6 Fall Hiking Tips
One of the most beautiful hiking seasons along the North Country Trail is upon us. The Trail offers sweeping views of fall foilage, the weather offers a slight chill, and bugs begin to dimish–all adding up to superior hiking experiences. Now is a great time to go explore the Trail. Fall also presents some unique challenges. Follow these tips for the best experience possible on the North Country Trail this fall.
1. Check a fall color guide.
Different trees turn at different times, and across our seven states, the colors will peak at varying times.
Check out this fantastic interactive map from the National Forest Service. Check the colors by state, or by specific national forest.
2. Be prepared for changes in temperature.
Temperatures can change 20 or even 30 degrees throughout the day. Pack an extra layer in case your hike takes longer than you expect and the temperature begins to drop.
3. Be prepared for shorter daylight hours.
In the summer you can hike in the light until after 9 p.m., but in the fall the sun starts to set much earlier. It’s easy to lose track of time during a hike and not realize sunset is approaching. Make sure you take a flashlight or headlamp on your hikes, even if you don’t think you’ll be out after dark.
Refresh yourself on the 10 essentials to take on every hike.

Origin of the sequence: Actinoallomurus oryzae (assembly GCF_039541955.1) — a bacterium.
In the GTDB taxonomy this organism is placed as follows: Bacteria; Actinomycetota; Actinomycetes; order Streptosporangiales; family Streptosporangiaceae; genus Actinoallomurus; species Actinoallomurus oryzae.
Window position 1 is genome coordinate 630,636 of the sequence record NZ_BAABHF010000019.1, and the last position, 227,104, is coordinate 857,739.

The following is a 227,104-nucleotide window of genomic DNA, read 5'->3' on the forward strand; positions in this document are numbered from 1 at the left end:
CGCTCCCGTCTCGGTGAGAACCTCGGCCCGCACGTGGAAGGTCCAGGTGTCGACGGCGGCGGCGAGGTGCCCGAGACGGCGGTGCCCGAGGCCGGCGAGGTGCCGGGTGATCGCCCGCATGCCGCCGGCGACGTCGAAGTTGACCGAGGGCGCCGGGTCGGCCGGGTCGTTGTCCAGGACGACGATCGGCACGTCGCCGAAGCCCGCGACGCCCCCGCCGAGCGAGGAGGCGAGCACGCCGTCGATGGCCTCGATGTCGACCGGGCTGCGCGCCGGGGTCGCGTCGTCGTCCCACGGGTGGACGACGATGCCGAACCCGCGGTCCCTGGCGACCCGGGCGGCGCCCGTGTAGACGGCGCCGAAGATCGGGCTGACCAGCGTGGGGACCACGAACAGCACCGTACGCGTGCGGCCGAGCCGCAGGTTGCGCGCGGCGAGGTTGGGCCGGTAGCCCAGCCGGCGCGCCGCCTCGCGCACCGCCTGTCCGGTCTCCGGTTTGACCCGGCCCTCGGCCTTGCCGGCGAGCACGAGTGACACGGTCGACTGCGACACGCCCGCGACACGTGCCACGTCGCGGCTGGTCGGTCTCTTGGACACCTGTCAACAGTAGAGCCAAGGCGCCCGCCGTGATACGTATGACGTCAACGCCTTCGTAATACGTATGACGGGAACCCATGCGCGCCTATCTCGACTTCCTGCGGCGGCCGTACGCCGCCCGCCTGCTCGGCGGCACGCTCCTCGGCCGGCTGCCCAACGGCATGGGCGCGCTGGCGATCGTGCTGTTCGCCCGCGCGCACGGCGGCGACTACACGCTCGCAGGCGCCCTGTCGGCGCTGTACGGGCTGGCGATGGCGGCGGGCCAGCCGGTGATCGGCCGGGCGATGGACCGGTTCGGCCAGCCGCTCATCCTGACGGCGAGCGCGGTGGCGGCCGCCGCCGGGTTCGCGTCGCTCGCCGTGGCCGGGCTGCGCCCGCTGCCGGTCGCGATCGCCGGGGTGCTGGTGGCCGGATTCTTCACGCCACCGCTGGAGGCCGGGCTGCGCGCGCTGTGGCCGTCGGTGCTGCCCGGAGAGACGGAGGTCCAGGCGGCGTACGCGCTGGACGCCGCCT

4. Stay hydrated.
Even though the air is cooler and you may not feel like you sweat as much, it’s still important to stay hydrated.
Follow these 7 tips for staying hydrated, and make sure you take enough water with you on your hike.
5. Be aware of hunting seasons.
Fall begins hunting season in many areas. Hunting season not only presents the need for extra safety precautions, but also brings about temporary trail closures and re-routes in certain areas.
Visit these sites for each state to check hunting seasons:
Know potential re-routes. In particular, if planning to hike along the Superior Hiking Trail (MN) or the Finger Lakes Trail (NY). Check with the Superior Hiking Trail Association and the Finger Lakes Trail Conference for potential re-routes.
Please pay attention to trail signs as you enter an area. Different land managers have different requirements during hunting season. Posted signs will let you know if an area is closed for hunting. If a sign is posted, respect the land owner’s requirements. Not respecting a land owner’s request could result in the Trail being kicked off their land.
Avoid hiking in the early morning or at dusk when most hunters are active.
Wear bright colors, especially orange. We’ve stocked high visibility orange, neon green, and neon yellow t-shirts in in the Trail Shop.
Read these helpful articles for specific hiking safety during hunting season:
- North Country Trail’s safety coordinator Dan Watson’s tips.
- American Hiking Society’s post on staying safe during hunting season.
- USA Today’s article on staying safe
6. Enjoy campfires, but in designated places only.
Fall is the perfect season to cozy up to a campfire, especially if you’re out backpacking overnight.
Make sure you practice Leave No Trace principles and keep fires in fire rings, fire pans, or mound fires.
Keep fires small and only use sticks that can be broken by hand.
What other tips do you have for fall hiking on the North Country Trail?
photo credits: title photo, John Pottenger; work crew at Superior National Forest, Matt Davis; sunset, Dove Day; river, Peter Zelinka; crew in orange, Matt Davis; campfire, Dove Day